One of my favourite things about Ramadan is the proximity I feel with Muslims worldwide. Maybe this is what draws me to the tent year after year; the Open Iftar Tent itself is an embodiment of community spirit, social belonging and unity that is brought out through this holy month. But the beauty of Ramadan is truly outstanding, numerous and universal. For a full month, the Muslim ummah is in sync; we sit making du’a in the moments before the Maghreb adhan, we break our fast as the muadhin calls, and we await the highly-anticipated plate of watermelon.
Whether you pick out the seeds before you tuck in, cut off the rind before slicing, eat it with jibneh baida (white cheese) or sprinkled with fresh mint, or blended into a smoothie; Muslims around the world are ready for the delicious hydrating fruit that makes its most beloved appearance at iftar settings around the world. Though the fasting time is shortening in the UK, the long hours of a fast leaves the body needing nutrients and hydration, and watermelon is a good source of both.
As the name suggests, watermelon is rich in water, aiding hydration after hours without drinking. Watermelon is also a fat-free and sodium-free nutrient-dense fruit, containing high levels of Vitamin A, C, lycopene, citrulline and more. But what does all of this mean?
Lycopene gives watermelon (and tomatoes) its red colour, but it will not turn you red! It is instead a powerful antioxidant. The magnesium in watermelon helps keep the heartbeat steady, and citrulline also has cardiovascular benefits, supporting the production of arginine. Arginine is an amino acid which, when converted into nitric oxide, causes blood vessels to open wider for improved blood flow, lowering blood pressure. Arginine is also important for organs such as the lungs, kidneys and liver, and has been shown to facilitate the healing of wounds.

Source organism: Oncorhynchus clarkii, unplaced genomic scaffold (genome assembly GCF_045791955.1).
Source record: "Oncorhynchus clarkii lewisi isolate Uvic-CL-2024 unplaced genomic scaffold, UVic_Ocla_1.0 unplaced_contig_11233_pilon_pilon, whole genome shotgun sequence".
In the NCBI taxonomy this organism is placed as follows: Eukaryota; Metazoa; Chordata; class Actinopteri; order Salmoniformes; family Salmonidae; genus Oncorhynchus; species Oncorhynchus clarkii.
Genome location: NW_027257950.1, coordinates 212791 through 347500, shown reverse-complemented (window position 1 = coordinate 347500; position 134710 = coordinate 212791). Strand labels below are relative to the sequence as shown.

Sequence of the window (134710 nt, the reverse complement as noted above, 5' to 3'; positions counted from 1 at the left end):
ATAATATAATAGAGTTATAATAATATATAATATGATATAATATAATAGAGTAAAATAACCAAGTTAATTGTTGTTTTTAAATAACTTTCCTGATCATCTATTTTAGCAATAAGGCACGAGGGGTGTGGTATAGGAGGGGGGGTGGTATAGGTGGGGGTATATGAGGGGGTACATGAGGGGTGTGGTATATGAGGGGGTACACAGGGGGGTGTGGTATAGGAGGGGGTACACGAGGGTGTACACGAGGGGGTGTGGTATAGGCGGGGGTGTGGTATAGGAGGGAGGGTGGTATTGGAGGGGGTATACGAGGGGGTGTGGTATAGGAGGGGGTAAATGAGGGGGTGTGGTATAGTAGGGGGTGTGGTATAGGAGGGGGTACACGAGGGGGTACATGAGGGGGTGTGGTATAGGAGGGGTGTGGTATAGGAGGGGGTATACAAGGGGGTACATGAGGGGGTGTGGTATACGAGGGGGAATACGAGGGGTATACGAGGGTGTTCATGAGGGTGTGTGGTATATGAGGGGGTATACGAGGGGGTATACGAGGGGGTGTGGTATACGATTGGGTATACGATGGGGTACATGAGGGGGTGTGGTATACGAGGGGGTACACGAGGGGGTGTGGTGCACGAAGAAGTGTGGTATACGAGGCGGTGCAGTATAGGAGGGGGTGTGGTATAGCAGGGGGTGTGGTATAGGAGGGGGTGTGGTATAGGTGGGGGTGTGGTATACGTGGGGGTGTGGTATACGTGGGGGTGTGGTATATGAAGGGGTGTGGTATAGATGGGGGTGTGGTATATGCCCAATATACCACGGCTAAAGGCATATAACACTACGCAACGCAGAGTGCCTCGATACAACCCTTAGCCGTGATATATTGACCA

Like most superfoods, watermelon is one of the sunnah foods. It is narrated in Al Tirmidhi that the Prophet (PBUH) ate watermelon with fresh dates as “the cold effect of one removes the heat of the other, and the heat of one removes the cold effect of the other.” In his book ‘The Prophetic Medicine’, Ibn al-Qayyim says that eating watermelon cleanses the body and helps expel stones from the stomach, and is quicker to digest than cucumber. It is also beneficial for a fever and, if ginger is added to it, can also be used to treat a chill.
Watermelon is related to other sunnah foods, like squash, pumpkin and other plants that grow on vines on the ground. It is also said to be one of the Prophet (PBUH)’s favourite fruits, alongside grapes – a fruit mentioned numerous times in the Qur’an.
Nutrition is important year-round to take care of the great amanah (trust) that is our bodies, but it is even more important during Ramadan. As we fast long hours without food and water, let us look towards the sunnah and incorporate these superfoods into our diets to nurture our bodies in this blessed month, and beyond.